At the height of the world struggling against a backdrop of racial injustice and the ravaging of the coronavirus, Netflix provides light-hearted entertainment in the form of Project Power.
Project Power is the birthchild of Mattson Tomlin. Tomlin, a newer screenwriter whose fantastic concept work for this film (called initially Power), spurred a multi-studio bidding contest for the rights to produce the script. These contests are usually directly proportional to how well the industry perceives the potential success of a film. Equally often, do not occur with projects written by “mostly unknown” writers. Project Power comes in at the height of an industry dominated by superhero narratives. This is partially the reason why multiple studios became excited. The development and pre-production sections of filmmaking can only take us so far into understanding what the film is. So, what is Project Power?
“The next evolution of the human species.”
The daughter of Art (Jamie Foxx) is kidnapped by an organization that is mass-producing a new drug called Power. The drug temporarily gives its users a random superpower or randomly causes them to explode. In this film, Art is exacting revenge against this organization while also searching for his daughter; meanwhile, Robin (Dominique Fishback) is a teenage drug dealer who begins peddling Power. Robin is an intelligent aspiring rapper who deals drugs to help take care of her mother.
Frank (Joseph Gordon- Levitt), a police officer who relies on Robin for his supply of Power, is attempting to even the playing field as criminals begin to use Power to conduct crimes. In this gritty crime thriller meshed with the genre tropes of a superhero movie, we witness this concept realized in surprisingly heartwarming ways and attempts to provide a unique voice for a genre criticized for lacking particular distinctions between films.
“If there was a pill that could give you 5 minutes of pure power, would you take it?”
The casting for this film is astonishing since we have seldom seen Fishback nor Gordon-Levitt in a movie like this before. The last time we saw Jamie Foxx in a superpower-infused universe was The Amazing Spiderman 2 in 2014. Nevertheless, the cast delivers a relatively meaningful performance and are the highlights of nearly every scene. Additionally, the special effects and cinematography are, by definition, amazing. The task visual effects artists have in realistically portraying superpowers is daunting in and of itself. It is a breath of fresh air that they do so in a way that matches the grittier nature of the film.
A person who emits fire from their pores or can camouflage into their surrounding environment will not look like a human being that we are used to seeing. The former has visibly burnt flesh. The latter has scaley skin and does not entirely mesh with their environment. Much like how animals perform camouflage in nature. The scenes themselves, action sequences or not, are shot beautifully. I could sing many praises for the costume design, set design, the misé-en-scene (how a frame of the film looks), and the general “look” of the film itself. On the other hand, there is a rather significant problem with the film.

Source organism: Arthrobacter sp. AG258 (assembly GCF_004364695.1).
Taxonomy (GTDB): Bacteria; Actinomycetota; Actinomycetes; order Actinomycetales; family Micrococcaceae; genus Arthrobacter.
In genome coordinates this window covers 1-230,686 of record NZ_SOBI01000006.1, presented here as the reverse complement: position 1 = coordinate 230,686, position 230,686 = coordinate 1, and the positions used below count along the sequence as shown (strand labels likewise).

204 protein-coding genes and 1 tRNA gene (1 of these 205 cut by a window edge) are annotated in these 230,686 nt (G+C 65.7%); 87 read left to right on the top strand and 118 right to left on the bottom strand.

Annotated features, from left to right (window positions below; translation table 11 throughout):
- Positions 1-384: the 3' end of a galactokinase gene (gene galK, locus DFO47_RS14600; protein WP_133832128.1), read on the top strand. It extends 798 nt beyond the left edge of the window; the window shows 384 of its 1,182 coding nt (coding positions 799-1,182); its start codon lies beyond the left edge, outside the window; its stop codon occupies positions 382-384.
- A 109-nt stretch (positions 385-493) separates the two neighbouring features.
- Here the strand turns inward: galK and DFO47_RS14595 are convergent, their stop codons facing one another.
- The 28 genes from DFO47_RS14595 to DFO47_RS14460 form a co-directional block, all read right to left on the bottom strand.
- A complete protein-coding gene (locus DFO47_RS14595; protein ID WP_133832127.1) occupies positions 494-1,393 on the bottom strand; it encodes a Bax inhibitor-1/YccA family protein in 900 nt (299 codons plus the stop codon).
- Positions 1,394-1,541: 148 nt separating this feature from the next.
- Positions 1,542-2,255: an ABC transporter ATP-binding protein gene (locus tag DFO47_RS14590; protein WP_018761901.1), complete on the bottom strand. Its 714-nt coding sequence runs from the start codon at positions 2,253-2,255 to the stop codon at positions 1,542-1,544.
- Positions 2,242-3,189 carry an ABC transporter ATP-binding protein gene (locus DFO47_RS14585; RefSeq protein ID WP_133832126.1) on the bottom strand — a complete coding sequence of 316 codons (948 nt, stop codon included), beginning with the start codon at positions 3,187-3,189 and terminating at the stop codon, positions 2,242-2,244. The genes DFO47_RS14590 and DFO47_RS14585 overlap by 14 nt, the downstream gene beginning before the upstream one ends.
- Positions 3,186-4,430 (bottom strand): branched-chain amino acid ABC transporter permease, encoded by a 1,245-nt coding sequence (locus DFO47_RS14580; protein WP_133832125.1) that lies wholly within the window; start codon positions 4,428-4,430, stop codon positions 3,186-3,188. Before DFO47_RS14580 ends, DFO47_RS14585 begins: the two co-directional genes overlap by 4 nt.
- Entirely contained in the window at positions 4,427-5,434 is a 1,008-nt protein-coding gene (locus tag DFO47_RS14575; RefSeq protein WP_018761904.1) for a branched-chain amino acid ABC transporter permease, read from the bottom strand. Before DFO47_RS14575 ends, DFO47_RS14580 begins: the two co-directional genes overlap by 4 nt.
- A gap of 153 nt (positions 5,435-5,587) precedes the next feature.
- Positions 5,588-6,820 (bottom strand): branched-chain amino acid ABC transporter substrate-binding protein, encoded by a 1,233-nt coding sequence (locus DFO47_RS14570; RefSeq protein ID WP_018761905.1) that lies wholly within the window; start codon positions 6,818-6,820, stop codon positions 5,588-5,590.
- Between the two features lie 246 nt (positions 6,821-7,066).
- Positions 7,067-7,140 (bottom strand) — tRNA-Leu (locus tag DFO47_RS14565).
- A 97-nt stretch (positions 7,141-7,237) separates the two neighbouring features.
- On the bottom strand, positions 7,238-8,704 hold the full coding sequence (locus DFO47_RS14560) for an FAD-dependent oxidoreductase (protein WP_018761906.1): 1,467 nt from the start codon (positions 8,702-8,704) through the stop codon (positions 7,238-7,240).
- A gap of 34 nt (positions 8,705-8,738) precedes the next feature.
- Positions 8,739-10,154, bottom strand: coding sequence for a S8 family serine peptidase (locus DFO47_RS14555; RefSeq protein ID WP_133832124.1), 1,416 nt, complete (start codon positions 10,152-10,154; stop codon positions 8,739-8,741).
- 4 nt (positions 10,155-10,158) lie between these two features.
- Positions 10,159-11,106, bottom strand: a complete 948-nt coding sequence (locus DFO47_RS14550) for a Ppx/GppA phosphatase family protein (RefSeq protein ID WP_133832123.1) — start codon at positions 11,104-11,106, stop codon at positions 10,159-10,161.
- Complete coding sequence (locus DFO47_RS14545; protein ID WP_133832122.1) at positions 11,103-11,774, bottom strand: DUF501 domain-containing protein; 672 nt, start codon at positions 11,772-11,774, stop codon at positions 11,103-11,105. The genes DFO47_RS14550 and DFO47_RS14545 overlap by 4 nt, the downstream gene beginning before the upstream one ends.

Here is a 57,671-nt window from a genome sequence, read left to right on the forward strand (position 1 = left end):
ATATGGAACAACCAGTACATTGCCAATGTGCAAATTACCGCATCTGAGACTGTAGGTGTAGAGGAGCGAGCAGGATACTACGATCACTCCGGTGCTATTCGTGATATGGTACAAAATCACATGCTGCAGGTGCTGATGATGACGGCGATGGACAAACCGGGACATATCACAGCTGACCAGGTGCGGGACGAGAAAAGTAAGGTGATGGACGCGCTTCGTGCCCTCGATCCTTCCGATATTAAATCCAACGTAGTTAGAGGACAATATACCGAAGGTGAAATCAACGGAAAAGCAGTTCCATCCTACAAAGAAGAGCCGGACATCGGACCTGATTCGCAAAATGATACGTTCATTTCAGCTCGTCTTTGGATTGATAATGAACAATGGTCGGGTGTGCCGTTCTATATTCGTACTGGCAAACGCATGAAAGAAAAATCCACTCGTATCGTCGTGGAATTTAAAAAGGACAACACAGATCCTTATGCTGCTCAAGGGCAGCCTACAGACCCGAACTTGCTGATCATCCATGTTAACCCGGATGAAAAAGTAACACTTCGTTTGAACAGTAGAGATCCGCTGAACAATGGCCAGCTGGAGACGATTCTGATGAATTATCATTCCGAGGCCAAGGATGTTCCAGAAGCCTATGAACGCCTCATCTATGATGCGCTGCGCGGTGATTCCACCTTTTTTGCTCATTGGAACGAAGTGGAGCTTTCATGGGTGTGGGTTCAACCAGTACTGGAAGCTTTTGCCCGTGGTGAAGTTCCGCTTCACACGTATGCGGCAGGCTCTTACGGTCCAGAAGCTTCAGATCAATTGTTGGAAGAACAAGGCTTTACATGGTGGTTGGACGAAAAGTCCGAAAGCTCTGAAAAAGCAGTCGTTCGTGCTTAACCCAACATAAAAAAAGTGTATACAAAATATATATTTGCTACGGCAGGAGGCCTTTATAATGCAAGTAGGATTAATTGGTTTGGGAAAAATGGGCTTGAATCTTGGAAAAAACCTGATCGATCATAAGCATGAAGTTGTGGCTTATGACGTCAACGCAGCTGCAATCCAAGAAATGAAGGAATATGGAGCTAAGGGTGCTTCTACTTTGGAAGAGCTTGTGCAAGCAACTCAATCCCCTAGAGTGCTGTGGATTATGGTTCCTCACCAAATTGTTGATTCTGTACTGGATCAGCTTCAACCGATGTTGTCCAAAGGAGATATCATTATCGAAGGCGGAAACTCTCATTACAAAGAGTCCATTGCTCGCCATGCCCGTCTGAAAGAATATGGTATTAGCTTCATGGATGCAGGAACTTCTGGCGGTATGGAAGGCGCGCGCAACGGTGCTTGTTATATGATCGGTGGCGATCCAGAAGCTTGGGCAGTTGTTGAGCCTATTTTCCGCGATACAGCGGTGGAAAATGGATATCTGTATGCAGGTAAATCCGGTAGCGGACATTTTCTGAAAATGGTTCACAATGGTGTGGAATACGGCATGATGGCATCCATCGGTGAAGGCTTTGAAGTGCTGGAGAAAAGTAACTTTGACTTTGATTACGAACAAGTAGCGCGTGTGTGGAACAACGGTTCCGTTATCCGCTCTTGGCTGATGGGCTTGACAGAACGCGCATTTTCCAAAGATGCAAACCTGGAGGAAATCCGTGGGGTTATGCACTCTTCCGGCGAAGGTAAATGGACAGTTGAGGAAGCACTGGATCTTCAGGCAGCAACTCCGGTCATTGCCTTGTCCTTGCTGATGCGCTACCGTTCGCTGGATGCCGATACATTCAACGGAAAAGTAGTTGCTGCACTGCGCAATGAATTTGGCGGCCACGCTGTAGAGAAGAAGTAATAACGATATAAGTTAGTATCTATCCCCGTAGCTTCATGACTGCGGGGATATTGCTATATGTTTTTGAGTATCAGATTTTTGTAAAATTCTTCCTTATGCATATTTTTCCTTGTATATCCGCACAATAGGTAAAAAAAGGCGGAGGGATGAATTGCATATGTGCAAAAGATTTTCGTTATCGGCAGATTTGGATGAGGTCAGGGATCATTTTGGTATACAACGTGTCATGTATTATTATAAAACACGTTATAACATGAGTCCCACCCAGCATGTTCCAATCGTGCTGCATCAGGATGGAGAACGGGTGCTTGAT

“There are no laws on this drug. They don’t exist officially.”
While the story concept is enticing, and the final product looks impressive, the final script feels unfinished. As riveting as the cast performances are, their characters do not have the depth one would expect from a crime thriller or a movie with superpowers. Frank is a prime example of an initially appealing character but is never developed past his introduction. In this case, the audience is introduced to Frank. Then they forget he exists in the film until he appears again almost 30 minutes later.
On the other hand, Robin is in nearly every scene of the film; however, it becomes apparent that she has little to do in the majority of these scenes despite the role her character is meant to play in the narrative. She’s often relegated to a character who runs around scared or stays in one place. This begs the question as to why she’s even there. The film’s narrative line is by no means terrible. The audience is engaged in the movie, and it is enjoyable to watch; but, rewrites of the script are necessary to provide the depth to characters to elevate the film from pleasant to overtly memorable.
Project Power is a fine film, very competently produced and competently written. Ultimately it pales in comparison to other, more memorable superpower films of its kind.